Image: Wax seal of Nathaniel Wells, a Monmouthshire Justice of the Peace. This image is from the collections of The National Archives.
1779 – 1852
Nathaniel Wells was born in St Kitts in 1779. He was the Black son of William Wells, a sugar merchant and planter from Cardiff, and Juggy, one of his house slaves. Her name was omitted from Bradney’s genealogy of the Wells family in his History of Monmouthshire. By 1801, Nathaniel had property worth an estimated £200,000 (between £15,7million and £1.286 billion) and was married to the only daughter of Charles Este, a former chaplain to King George II.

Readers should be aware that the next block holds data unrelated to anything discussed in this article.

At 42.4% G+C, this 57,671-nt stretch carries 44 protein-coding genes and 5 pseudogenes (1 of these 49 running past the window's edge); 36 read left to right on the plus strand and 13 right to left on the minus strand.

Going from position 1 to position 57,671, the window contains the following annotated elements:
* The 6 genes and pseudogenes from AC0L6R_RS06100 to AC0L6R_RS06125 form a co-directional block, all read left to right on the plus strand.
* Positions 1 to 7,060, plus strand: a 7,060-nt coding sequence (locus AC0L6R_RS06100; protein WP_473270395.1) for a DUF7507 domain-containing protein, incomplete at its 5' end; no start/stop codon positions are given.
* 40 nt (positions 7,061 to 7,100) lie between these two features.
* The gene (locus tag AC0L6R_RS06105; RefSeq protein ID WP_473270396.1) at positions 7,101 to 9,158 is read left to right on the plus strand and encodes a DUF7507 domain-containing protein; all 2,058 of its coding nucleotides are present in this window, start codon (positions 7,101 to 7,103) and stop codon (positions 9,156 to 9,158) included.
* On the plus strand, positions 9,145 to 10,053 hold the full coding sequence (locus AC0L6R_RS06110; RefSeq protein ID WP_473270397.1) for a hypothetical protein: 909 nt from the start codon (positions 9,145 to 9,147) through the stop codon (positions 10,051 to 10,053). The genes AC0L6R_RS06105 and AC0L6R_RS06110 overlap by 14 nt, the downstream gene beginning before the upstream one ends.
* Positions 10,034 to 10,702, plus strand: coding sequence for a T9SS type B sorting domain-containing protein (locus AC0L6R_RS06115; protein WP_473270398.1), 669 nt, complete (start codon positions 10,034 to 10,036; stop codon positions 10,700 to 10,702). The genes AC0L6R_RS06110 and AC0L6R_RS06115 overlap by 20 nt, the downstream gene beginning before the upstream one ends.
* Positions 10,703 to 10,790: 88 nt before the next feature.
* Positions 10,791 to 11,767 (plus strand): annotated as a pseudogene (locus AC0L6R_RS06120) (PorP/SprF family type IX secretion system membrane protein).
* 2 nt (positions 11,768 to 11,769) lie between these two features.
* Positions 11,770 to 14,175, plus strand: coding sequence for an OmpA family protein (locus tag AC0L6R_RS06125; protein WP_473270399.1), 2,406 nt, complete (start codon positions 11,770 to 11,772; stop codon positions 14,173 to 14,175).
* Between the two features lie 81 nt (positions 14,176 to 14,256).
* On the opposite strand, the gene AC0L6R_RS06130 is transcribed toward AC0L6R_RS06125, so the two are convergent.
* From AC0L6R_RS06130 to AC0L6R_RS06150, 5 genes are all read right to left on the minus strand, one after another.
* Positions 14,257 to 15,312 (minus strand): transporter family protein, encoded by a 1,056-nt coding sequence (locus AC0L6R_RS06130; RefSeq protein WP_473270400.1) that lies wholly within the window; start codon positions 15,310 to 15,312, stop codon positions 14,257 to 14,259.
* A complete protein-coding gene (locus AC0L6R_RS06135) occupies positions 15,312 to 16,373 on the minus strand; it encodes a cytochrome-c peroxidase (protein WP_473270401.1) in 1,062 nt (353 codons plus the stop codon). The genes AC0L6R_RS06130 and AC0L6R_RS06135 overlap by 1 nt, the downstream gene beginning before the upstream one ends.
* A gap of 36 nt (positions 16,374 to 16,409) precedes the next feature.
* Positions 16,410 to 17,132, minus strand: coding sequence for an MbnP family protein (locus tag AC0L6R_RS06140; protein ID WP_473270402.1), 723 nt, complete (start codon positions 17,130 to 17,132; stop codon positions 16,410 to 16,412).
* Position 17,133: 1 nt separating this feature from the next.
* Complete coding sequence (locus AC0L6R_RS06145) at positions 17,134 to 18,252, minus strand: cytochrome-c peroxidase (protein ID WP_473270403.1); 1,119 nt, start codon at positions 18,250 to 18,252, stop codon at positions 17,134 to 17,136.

In 1802 Nathaniel Wells bought Piercefield near Chepstow for £90,000 cash. In 1806 he became a Justice of the Peace, and in 1888, Britain’s only known Black sheriff when he was appointed Sheriff of Monmouthshire.
Wells also became a magistrate, sitting in judgement over white people at a time when most black people in Britain’s colonies – including on Wells’ own estates – would have had no rights to such a court hearing. Wikipedia
He remained a plantation owner and slave owner until 1837, following emancipation enacted in St Kitts in 1833. He died in Bath in 1852 worth an estimated £100,000. Nathaniel Wells is listed in the Legacies of British Slave Owners.
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